Single-Anchor vs. Dual-Anchor Suspension Systems
The two main types of suspension systems available today are single-anchor and dual-anchor. Examples of single-anchor suspension systems are the TRX Suspension Trainer, and the WOSS Trainer. Examples of dual-anchor suspension systems are the Jungle Gym XT, and the UBP Bodyweight Resistance Trainer.
The key difference between these two types of suspension systems is that single-anchor suspension systems are an integrated unit, whereas dual-anchor systems are split into two separate parts. In other words, single-anchor systems are a single strap connected to one anchor point, while dual-anchor systems are two individual straps attached to separate anchor points.
The majority of people will be best off choosing a single-anchor suspension system because single-anchor systems have the most benefits and the least drawbacks. Dual-anchor systems have the least benefits and the most drawbacks, but if one of the dual-anchor benefits happens to be a feature that you consider particularly important for your suspension strap training, then perhaps you should choose dual-anchor over single-anchor.
The benefits of single-anchor suspension systems are quick and easy set up, simple adjustment, maximum versatility for anchoring options, ultra portability, and increased core involvement. The drawbacks of single-anchor suspension systems are that you cannot use a single-anchor system for dips or pull-ups, and there is a decreased and slightly awkward range of motion for exercises such as chest press, chest fly, and triceps extensions.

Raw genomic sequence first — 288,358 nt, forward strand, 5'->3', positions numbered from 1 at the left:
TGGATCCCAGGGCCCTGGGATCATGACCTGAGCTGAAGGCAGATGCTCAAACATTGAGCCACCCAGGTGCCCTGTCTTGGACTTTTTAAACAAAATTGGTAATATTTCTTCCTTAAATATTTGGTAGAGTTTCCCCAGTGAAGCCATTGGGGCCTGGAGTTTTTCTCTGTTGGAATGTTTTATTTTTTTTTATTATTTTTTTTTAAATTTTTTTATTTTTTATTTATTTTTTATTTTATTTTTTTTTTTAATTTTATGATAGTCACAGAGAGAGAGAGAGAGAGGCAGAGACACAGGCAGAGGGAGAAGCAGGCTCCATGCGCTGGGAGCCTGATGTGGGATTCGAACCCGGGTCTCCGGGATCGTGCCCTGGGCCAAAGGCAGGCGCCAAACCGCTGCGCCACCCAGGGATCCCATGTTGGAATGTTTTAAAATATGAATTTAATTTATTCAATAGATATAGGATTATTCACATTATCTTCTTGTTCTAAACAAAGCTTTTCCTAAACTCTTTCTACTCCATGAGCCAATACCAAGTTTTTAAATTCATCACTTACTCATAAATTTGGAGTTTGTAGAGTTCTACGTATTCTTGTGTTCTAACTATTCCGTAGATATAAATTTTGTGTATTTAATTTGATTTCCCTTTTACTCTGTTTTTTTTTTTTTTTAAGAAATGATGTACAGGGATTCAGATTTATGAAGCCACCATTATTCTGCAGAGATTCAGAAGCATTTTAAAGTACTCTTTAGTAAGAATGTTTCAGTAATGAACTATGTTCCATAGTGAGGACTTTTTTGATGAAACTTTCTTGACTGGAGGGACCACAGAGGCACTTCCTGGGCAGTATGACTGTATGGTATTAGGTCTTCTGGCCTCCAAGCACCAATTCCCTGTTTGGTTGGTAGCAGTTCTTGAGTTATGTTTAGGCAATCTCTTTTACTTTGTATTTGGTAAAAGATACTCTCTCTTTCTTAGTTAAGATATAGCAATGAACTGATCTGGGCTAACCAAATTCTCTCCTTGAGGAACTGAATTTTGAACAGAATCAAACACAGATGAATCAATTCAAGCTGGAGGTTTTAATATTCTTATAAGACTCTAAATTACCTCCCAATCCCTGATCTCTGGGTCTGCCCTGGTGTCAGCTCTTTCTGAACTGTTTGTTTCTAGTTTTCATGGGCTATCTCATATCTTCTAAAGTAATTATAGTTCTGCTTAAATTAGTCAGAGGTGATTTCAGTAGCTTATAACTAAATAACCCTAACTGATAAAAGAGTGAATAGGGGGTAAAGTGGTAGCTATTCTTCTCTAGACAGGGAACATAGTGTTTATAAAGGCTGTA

The benefits of dual-anchor suspension systems are that you can use a dual-anchor system for dips and pull-ups, and there is an increased and more comfortable range of motion for exercises such as chest press, chest fly, and triceps extensions. The drawbacks of dual-anchor suspension systems are complicated set up, difficult adjustment, minimum versatility for anchoring options, limited portability, and decreased core involvement.
So if you’re trying to decide between a single-anchor or dual-anchor suspension system, figure out which of those features and are most important to you, and whether or not any of the drawbacks are deal-breakers for you.
If your priority is a system that’s easier to set up and adjust, that’s the most versatile and portable, and more challenging for your core — and you’re not bothered by the lack of dips and pull-ups, or the decreased range on three particular exercises — buy a single-anchor suspension system.
On the other hand, if your priority is a system that allows dips and pull-ups, and a better range on chest presses, chest flys, and triceps extensions — and you’re not bothered by more difficult set up and adjustment, less versatility and portability, and decreased core involvement — buy a dual-anchor suspension system.